According to a survey by RAC Ltd., a British car service company, due to the high energy prices in the UK, the cost of using public charging stations to quickly charge electric vehicles is almost the same as that of gasoline vehicles.
The British Broadcasting Corporation reported on September 26 that the RAC survey showed that since May, the cost of using public charging stations to charge electric vehicles in the UK has risen by 42%, reaching an average of 63.29 pence per kWh (about 4.74 yuan) . This kind of public charging pile is usually a fast charging mode, pay as you go.
For those electric vehicle owners who do not have private charging stations at home and can only use public charging facilities, it costs 18p (about 1.35 yuan) for electricity for every mile (about 1.6 kilometers) driven. Based on the current oil prices in the UK and the average travel distance of 40 miles (about 64 kilometers) per gallon of gasoline, the fuel consumption per mile of fuel vehicles is only 1 penny (about 0.07 yuan) more expensive than electric vehicles.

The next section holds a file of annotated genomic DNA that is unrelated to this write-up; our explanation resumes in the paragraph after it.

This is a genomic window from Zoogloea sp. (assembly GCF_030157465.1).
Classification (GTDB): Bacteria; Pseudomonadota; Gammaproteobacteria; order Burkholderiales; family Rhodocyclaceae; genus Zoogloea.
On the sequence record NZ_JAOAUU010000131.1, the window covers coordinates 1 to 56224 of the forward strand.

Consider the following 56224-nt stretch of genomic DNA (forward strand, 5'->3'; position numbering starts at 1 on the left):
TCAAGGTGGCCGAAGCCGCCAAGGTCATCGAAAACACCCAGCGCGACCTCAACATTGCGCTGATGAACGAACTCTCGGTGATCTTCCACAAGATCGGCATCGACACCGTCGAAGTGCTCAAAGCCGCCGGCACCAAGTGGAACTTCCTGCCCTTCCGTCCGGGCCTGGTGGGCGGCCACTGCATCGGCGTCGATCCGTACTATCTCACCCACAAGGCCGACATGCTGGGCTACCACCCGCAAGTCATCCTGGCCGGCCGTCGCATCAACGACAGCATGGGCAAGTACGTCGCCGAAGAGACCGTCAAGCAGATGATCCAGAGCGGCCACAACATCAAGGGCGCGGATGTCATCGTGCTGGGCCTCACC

Charging at home is cheaper, but costs are rising rapidly. A medium-sized car now costs an average of 9p (about 0.67 yuan) in electricity per mile. Most electric car owners in the UK choose to charge at home at night.
RAC spokesman Simon Williams said the cost of charging an electric car at home was still lower than the cost of petrol or diesel, but the figures showed that "the gap is narrowing due to significant increases in electricity costs".
Since late February, Western countries have imposed multiple rounds of severe sanctions on Russia, including restricting or prohibiting the import of Russian energy. However, the sanctions have also led to soaring prices and living expenses in European countries that rely on Russian energy.
The British government has recently introduced measures related to energy subsidies. It is expected that companies will enjoy a 50% discount on wholesale energy prices this winter. Williams said the measures could lead to lower prices for public chargers in the coming weeks, but electric car owners fear they will still raise prices once the discounts on wholesale electricity prices end after winter. The RAC is calling on the government to reduce the VAT rate on public chargers from 20 per cent to 5 per cent, on par with the rate applicable to charging at home.